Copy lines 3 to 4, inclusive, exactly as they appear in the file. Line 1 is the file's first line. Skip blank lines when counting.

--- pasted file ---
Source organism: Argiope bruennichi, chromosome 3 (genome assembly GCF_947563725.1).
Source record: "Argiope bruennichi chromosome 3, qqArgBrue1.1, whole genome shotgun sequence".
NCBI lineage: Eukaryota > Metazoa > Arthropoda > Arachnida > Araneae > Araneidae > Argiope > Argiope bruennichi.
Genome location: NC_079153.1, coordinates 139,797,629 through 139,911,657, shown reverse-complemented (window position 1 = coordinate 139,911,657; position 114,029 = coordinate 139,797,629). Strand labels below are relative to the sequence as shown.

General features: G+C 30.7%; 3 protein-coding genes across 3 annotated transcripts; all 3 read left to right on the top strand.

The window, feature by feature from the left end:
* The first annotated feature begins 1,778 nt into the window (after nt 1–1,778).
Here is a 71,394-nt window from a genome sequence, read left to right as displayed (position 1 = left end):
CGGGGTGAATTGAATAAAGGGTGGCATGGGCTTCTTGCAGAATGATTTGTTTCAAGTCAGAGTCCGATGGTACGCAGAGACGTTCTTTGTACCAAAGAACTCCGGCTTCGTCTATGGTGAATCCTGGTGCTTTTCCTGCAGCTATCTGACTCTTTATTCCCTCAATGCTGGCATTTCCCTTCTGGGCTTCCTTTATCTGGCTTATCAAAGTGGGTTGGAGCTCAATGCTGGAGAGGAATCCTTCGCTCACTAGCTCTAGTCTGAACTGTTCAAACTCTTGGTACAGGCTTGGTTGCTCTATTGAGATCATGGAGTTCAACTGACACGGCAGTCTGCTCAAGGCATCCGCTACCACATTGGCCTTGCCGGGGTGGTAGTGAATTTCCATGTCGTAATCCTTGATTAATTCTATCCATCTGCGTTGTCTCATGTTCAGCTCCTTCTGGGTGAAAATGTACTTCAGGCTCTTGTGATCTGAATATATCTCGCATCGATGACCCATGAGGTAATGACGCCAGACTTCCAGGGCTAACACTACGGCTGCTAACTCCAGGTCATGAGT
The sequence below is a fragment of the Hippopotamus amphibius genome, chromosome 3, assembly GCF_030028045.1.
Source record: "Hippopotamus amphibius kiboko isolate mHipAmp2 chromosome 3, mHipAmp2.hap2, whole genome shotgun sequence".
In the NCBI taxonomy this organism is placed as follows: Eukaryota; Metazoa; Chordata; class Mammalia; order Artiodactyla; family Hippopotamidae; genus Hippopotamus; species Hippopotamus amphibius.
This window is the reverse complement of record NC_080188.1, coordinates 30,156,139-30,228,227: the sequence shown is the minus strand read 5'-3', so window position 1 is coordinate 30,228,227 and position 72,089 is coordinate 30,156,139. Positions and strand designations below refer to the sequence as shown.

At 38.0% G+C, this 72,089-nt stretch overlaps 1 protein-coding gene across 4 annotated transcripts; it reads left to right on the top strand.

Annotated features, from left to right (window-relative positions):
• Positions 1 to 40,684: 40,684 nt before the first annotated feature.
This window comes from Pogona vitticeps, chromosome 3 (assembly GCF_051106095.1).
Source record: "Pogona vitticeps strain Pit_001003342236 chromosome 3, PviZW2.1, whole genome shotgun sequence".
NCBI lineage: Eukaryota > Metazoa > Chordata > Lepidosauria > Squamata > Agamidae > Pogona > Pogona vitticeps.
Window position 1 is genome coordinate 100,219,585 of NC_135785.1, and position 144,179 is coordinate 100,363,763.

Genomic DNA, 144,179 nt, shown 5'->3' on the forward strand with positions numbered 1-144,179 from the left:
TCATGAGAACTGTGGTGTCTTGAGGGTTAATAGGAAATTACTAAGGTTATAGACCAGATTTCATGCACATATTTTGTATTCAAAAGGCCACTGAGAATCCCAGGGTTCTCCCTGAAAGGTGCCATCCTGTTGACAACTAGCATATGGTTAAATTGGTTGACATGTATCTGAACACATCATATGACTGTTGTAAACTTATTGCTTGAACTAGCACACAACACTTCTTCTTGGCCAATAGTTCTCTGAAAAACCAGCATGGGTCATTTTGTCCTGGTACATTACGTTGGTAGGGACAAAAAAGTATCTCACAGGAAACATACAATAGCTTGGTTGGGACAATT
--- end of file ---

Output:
NCBI lineage: Eukaryota > Metazoa > Arthropoda > Arachnida > Araneae > Araneidae > Argiope > Argiope bruennichi.
Genome location: NC_079153.1, coordinates 139,797,629 through 139,911,657, shown reverse-complemented (window position 1 = coordinate 139,911,657; position 114,029 = coordinate 139,797,629). Strand labels below are relative to the sequence as shown.